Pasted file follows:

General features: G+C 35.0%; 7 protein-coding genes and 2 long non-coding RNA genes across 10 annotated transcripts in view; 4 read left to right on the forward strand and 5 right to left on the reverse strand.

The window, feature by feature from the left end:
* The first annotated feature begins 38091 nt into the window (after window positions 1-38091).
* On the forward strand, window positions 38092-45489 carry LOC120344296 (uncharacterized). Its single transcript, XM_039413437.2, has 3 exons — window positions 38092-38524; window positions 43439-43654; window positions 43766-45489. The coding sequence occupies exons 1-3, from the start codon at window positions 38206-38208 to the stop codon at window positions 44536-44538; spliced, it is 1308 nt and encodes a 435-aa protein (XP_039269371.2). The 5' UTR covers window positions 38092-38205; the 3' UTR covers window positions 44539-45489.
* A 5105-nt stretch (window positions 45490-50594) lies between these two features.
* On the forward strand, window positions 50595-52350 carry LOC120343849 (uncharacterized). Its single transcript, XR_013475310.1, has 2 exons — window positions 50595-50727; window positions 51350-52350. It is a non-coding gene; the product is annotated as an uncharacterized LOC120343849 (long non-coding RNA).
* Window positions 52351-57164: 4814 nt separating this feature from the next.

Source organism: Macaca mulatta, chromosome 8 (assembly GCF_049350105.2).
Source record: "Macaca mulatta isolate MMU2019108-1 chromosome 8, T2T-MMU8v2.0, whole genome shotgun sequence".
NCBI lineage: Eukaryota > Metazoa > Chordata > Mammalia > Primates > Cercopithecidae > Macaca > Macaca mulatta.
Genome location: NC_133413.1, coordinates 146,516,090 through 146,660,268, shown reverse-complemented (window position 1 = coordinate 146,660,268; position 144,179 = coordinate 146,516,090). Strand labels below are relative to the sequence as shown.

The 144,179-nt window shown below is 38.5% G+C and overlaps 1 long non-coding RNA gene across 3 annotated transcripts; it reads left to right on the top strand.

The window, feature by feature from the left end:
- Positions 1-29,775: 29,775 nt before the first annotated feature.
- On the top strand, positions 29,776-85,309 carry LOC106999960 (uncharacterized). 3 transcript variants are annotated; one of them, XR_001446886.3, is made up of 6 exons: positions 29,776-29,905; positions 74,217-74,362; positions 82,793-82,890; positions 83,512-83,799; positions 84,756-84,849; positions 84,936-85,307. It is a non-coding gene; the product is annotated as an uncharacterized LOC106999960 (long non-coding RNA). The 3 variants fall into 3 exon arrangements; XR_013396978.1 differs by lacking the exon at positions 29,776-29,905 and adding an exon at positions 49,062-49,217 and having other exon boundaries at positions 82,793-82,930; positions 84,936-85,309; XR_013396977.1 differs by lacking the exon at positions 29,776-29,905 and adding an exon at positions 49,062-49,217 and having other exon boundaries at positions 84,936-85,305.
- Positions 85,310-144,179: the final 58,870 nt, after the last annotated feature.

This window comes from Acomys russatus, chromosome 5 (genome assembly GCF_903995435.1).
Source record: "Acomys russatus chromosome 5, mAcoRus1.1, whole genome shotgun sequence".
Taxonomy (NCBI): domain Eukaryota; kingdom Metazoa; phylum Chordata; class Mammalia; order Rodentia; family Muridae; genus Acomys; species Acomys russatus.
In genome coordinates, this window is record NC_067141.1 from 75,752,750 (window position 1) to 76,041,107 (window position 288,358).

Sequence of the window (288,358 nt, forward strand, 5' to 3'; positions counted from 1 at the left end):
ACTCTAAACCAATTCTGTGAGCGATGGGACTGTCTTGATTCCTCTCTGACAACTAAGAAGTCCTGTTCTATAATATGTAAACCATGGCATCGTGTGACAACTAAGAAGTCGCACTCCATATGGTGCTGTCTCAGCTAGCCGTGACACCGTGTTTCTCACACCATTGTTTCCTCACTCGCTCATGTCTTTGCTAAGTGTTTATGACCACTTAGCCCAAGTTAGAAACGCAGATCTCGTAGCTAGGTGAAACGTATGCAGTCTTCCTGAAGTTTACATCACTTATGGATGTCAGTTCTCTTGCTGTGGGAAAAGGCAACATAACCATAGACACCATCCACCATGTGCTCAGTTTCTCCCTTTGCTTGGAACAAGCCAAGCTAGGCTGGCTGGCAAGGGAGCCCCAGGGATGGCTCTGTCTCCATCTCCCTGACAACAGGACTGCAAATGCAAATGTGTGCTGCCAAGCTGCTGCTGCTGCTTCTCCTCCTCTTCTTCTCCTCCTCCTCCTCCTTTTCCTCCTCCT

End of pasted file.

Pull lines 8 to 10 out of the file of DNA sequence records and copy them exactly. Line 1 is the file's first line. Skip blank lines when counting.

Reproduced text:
Source organism: Macaca mulatta, chromosome 8 (assembly GCF_049350105.2).
Source record: "Macaca mulatta isolate MMU2019108-1 chromosome 8, T2T-MMU8v2.0, whole genome shotgun sequence".
NCBI lineage: Eukaryota > Metazoa > Chordata > Mammalia > Primates > Cercopithecidae > Macaca > Macaca mulatta.